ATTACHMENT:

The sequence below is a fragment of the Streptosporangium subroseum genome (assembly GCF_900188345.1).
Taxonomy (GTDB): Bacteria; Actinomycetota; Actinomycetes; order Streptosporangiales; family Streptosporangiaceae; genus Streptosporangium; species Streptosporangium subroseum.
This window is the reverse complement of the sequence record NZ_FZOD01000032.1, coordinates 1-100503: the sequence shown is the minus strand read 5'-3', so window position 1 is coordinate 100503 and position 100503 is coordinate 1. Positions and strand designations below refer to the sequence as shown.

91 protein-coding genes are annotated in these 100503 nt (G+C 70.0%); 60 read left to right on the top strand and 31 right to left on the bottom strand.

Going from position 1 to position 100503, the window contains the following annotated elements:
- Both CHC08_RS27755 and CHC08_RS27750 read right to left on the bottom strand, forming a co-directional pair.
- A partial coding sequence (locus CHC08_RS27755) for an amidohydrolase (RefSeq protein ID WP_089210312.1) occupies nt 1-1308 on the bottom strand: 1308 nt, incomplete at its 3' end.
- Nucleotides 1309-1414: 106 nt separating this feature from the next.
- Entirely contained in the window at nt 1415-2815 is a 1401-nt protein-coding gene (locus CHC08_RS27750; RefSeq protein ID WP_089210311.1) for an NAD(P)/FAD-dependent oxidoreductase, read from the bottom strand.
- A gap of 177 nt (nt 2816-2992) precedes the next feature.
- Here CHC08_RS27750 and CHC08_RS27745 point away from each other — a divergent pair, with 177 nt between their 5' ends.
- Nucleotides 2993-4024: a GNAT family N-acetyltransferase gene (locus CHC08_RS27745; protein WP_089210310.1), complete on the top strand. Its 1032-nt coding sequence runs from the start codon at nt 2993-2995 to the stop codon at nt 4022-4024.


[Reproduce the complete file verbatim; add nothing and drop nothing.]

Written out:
The sequence below is a fragment of the Streptosporangium subroseum genome (assembly GCF_900188345.1).
Taxonomy (GTDB): Bacteria; Actinomycetota; Actinomycetes; order Streptosporangiales; family Streptosporangiaceae; genus Streptosporangium; species Streptosporangium subroseum.
This window is the reverse complement of the sequence record NZ_FZOD01000032.1, coordinates 1-100503: the sequence shown is the minus strand read 5'-3', so window position 1 is coordinate 100503 and position 100503 is coordinate 1. Positions and strand designations below refer to the sequence as shown.

91 protein-coding genes are annotated in these 100503 nt (G+C 70.0%); 60 read left to right on the top strand and 31 right to left on the bottom strand.

Going from position 1 to position 100503, the window contains the following annotated elements:
- Both CHC08_RS27755 and CHC08_RS27750 read right to left on the bottom strand, forming a co-directional pair.
- A partial coding sequence (locus CHC08_RS27755) for an amidohydrolase (RefSeq protein ID WP_089210312.1) occupies nt 1-1308 on the bottom strand: 1308 nt, incomplete at its 3' end.
- Nucleotides 1309-1414: 106 nt separating this feature from the next.
- Entirely contained in the window at nt 1415-2815 is a 1401-nt protein-coding gene (locus CHC08_RS27750; RefSeq protein ID WP_089210311.1) for an NAD(P)/FAD-dependent oxidoreductase, read from the bottom strand.
- A gap of 177 nt (nt 2816-2992) precedes the next feature.
- Here CHC08_RS27750 and CHC08_RS27745 point away from each other — a divergent pair, with 177 nt between their 5' ends.
- Nucleotides 2993-4024: a GNAT family N-acetyltransferase gene (locus CHC08_RS27745; protein WP_089210310.1), complete on the top strand. Its 1032-nt coding sequence runs from the start codon at nt 2993-2995 to the stop codon at nt 4022-4024.